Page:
This method is most suitable for retrieval of dissipation rates within the convective well-mixed boundary layer where the scales of motion that the Doppler lidar probes remain well within the inertial subrange. Caution must be applied when estimating dissipation rates in more quiescent conditions. For the particular Doppler lidar described here, the selection of suitably short integration times will permit this method to be applicable in such situations but at the expense of accuracy in the Doppler velocity estimates. The two case studies presented here suggest that, with profiles every 4 s, reliable estimates of ε can be derived to within at least an order of magnitude throughout almost all of the lowest 2 km and, in the convective boundary layer, to within 50%. Increasing the integration time for individual profiles to 30 s can improve the accuracy substantially but potentially confines retrievals to within the convective boundary layer. Therefore, optimization of certain instrument parameters may be required for specific implementations.

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Sophia E. Brumer, Christopher J. Zappa, Ian M. Brooks, Hitoshi Tamura, Scott M. Brown, Byron W. Blomquist, Christopher W. Fairall, and Alejandro Cifuentes-Lorenzen

Abstract

Concurrent wavefield and turbulent flux measurements acquired during the Southern Ocean (SO) Gas Exchange (GasEx) and the High Wind Speed Gas Exchange Study (HiWinGS) projects permit evaluation of the dependence of the whitecap coverage W on wind speed, wave age, wave steepness, mean square slope, and wind-wave and breaking Reynolds numbers. The W was determined from over 600 high-frequency visible imagery recordings of 20 min each. Wave statistics were computed from in situ and remotely sensed data as well as from a WAVEWATCH III hindcast. The first shipborne estimates of W under sustained 10-m neutral wind speeds U 10N of 25 m s−1 were obtained during HiWinGS. These measurements suggest that W levels off at high wind speed, not exceeding 10% when averaged over 20 min. Combining wind speed and wave height in the form of the wind-wave Reynolds number resulted in closely agreeing models for both datasets, individually and combined. These are also in good agreement with two previous studies. When expressing W in terms of wavefield statistics only or wave age, larger scatter is observed and/or there is little agreement between SO GasEx, HiWinGS, and previously published data. The wind speed–only parameterizations deduced from the SO GasEx and HiWinGS datasets agree closely and capture more of the observed W variability than Reynolds number parameterizations. However, these wind speed–only models do not agree as well with previous studies than the wind-wave Reynolds numbers.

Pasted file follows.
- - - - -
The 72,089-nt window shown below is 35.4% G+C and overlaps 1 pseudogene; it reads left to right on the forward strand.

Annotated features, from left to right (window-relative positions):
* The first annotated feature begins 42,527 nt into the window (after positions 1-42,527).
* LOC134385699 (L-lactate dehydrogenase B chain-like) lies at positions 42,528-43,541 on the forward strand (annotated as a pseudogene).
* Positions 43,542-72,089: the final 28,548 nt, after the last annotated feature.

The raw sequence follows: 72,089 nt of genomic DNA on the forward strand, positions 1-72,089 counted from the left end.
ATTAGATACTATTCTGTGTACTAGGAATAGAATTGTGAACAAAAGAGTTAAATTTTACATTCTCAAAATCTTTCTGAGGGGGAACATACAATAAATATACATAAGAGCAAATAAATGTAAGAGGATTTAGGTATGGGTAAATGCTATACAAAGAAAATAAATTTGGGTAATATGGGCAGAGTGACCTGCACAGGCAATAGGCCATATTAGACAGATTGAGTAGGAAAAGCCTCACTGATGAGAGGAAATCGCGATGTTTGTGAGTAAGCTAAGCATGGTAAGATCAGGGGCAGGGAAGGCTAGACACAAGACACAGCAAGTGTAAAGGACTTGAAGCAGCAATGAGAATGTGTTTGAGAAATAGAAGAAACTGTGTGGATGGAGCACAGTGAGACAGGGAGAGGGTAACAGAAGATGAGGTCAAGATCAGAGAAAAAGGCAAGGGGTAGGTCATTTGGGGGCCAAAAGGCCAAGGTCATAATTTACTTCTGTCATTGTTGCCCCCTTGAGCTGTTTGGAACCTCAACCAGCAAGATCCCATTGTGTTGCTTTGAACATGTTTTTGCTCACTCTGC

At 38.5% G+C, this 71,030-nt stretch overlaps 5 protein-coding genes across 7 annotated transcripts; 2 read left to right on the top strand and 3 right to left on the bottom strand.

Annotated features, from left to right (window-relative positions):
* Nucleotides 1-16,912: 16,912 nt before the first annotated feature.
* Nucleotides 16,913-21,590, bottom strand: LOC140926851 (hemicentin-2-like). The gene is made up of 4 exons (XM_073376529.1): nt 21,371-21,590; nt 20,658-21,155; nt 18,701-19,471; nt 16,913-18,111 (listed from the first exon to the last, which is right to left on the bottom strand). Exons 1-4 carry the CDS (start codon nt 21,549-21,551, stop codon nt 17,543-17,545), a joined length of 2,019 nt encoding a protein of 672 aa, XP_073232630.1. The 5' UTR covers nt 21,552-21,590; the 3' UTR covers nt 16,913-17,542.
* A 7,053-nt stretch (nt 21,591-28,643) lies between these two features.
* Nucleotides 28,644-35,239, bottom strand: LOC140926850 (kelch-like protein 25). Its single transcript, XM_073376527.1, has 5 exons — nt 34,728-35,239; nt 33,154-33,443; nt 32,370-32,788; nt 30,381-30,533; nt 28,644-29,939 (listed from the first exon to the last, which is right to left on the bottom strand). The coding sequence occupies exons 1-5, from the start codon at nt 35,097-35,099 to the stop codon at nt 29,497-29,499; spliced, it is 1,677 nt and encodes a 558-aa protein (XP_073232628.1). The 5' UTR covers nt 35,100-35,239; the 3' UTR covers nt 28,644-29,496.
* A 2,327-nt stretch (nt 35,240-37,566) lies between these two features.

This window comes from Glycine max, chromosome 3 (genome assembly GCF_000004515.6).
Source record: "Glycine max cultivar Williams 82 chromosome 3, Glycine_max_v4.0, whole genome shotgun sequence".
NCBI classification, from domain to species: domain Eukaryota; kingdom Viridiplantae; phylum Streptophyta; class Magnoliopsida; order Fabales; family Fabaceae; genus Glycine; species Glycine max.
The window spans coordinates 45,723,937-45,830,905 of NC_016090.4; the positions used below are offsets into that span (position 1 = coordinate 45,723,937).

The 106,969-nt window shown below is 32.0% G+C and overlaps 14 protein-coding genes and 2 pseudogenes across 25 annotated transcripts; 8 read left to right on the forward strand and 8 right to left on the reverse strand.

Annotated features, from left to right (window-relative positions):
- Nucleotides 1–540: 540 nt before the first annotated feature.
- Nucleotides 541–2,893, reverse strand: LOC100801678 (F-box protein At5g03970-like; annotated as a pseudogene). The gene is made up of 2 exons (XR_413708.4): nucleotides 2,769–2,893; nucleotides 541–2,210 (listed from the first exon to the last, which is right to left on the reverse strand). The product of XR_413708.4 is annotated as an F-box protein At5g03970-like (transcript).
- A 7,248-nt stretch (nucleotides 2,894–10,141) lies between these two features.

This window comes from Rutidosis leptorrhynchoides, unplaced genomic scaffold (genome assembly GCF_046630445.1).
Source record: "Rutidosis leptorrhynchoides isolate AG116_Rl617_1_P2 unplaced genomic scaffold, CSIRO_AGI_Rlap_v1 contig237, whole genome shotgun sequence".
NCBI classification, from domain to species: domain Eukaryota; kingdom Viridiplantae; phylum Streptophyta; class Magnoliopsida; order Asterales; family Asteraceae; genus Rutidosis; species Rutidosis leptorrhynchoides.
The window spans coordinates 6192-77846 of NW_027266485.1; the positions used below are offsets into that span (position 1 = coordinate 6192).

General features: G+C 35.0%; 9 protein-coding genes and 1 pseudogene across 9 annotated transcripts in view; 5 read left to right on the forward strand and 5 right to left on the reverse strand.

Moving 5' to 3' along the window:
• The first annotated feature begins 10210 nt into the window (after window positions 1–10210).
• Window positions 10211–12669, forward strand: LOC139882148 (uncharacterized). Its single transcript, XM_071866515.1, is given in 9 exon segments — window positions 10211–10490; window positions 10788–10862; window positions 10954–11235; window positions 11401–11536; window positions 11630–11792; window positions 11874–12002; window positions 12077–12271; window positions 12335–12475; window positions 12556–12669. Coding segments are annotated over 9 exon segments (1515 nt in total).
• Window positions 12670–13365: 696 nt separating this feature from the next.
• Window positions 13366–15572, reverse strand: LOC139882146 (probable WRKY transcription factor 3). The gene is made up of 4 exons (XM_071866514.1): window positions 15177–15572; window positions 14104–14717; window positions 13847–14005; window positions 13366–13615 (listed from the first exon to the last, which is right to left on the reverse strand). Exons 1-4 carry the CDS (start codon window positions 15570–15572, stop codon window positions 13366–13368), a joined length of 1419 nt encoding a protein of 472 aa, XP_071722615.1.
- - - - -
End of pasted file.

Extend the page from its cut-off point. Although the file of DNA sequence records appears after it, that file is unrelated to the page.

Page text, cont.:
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Georgia Sotiropoulou, Michael Tjernström, Joseph Sedlar, Peggy Achtert, Barbara J. Brooks, Ian M. Brooks, P. Ola G. Persson, John Prytherch, Dominic J. Salisbury, Matthew D. Shupe, Paul E. Johnston, and Dan Wolfe

Abstract

The Arctic Clouds in Summer Experiment (ACSE) was conducted during summer and early autumn 2014, providing a detailed view of the seasonal transition from ice melt into freeze-up. Measurements were taken over both ice-free and ice-covered surfaces near the ice edge, offering insight into the role of the surface state in shaping the atmospheric conditions. The initiation of the autumn freeze-up was related to a change in air mass, rather than to changes in solar radiation alone; the lower atmosphere cooled abruptly, leading to a surface heat loss. During melt season, strong surface inversions persisted over the ice, while elevated inversions were more frequent over open water. These differences disappeared during autumn freeze-up, when elevated inversions persisted over both ice-free and ice-covered conditions. These results are in contrast to previous studies that found a well-mixed boundary layer persisting in summer and an increased frequency of surface-based inversions in autumn, suggesting that knowledge derived from measurements taken within the pan-Arctic area and on the central ice pack does not necessarily apply closer to the ice edge. This study offers an insight into the atmospheric processes that occur during a crucial period of the year; understanding and accurately modeling these processes is essential for the improvement of ice-extent predictions and future Arctic climate projections.